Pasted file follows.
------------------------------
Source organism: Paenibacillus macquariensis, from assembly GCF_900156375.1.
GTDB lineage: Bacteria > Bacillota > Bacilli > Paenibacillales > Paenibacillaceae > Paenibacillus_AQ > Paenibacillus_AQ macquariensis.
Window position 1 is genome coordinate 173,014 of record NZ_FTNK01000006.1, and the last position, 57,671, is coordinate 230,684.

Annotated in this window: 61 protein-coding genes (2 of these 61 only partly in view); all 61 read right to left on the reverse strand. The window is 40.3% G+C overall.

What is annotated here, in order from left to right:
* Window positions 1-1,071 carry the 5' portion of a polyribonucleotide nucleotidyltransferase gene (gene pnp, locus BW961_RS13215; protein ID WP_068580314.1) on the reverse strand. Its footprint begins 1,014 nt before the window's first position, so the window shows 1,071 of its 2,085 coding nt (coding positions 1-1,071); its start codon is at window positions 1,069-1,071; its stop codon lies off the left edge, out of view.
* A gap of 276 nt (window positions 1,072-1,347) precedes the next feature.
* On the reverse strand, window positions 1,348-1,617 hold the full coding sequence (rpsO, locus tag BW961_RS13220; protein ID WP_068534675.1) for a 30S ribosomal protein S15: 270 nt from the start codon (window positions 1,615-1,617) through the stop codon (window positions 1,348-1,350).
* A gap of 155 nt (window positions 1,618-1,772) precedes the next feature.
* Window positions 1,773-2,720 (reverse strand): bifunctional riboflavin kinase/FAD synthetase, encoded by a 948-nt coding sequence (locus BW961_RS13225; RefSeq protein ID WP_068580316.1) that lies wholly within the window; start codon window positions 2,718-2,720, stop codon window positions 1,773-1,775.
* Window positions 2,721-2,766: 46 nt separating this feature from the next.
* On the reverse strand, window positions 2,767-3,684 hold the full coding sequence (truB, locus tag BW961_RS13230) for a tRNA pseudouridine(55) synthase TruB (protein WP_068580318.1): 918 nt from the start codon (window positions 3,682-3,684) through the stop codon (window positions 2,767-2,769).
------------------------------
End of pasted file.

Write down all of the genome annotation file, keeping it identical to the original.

Source organism: Paenibacillus macquariensis, from assembly GCF_900156375.1.
GTDB lineage: Bacteria > Bacillota > Bacilli > Paenibacillales > Paenibacillaceae > Paenibacillus_AQ > Paenibacillus_AQ macquariensis.
Window position 1 is genome coordinate 173,014 of record NZ_FTNK01000006.1, and the last position, 57,671, is coordinate 230,684.

Annotated in this window: 61 protein-coding genes (2 of these 61 only partly in view); all 61 read right to left on the reverse strand. The window is 40.3% G+C overall.

What is annotated here, in order from left to right:
* Window positions 1-1,071 carry the 5' portion of a polyribonucleotide nucleotidyltransferase gene (gene pnp, locus BW961_RS13215; protein ID WP_068580314.1) on the reverse strand. Its footprint begins 1,014 nt before the window's first position, so the window shows 1,071 of its 2,085 coding nt (coding positions 1-1,071); its start codon is at window positions 1,069-1,071; its stop codon lies off the left edge, out of view.
* A gap of 276 nt (window positions 1,072-1,347) precedes the next feature.
* On the reverse strand, window positions 1,348-1,617 hold the full coding sequence (rpsO, locus tag BW961_RS13220; protein ID WP_068534675.1) for a 30S ribosomal protein S15: 270 nt from the start codon (window positions 1,615-1,617) through the stop codon (window positions 1,348-1,350).
* A gap of 155 nt (window positions 1,618-1,772) precedes the next feature.
* Window positions 1,773-2,720 (reverse strand): bifunctional riboflavin kinase/FAD synthetase, encoded by a 948-nt coding sequence (locus BW961_RS13225; RefSeq protein ID WP_068580316.1) that lies wholly within the window; start codon window positions 2,718-2,720, stop codon window positions 1,773-1,775.
* Window positions 2,721-2,766: 46 nt separating this feature from the next.
* On the reverse strand, window positions 2,767-3,684 hold the full coding sequence (truB, locus tag BW961_RS13230) for a tRNA pseudouridine(55) synthase TruB (protein WP_068580318.1): 918 nt from the start codon (window positions 3,682-3,684) through the stop codon (window positions 2,767-2,769).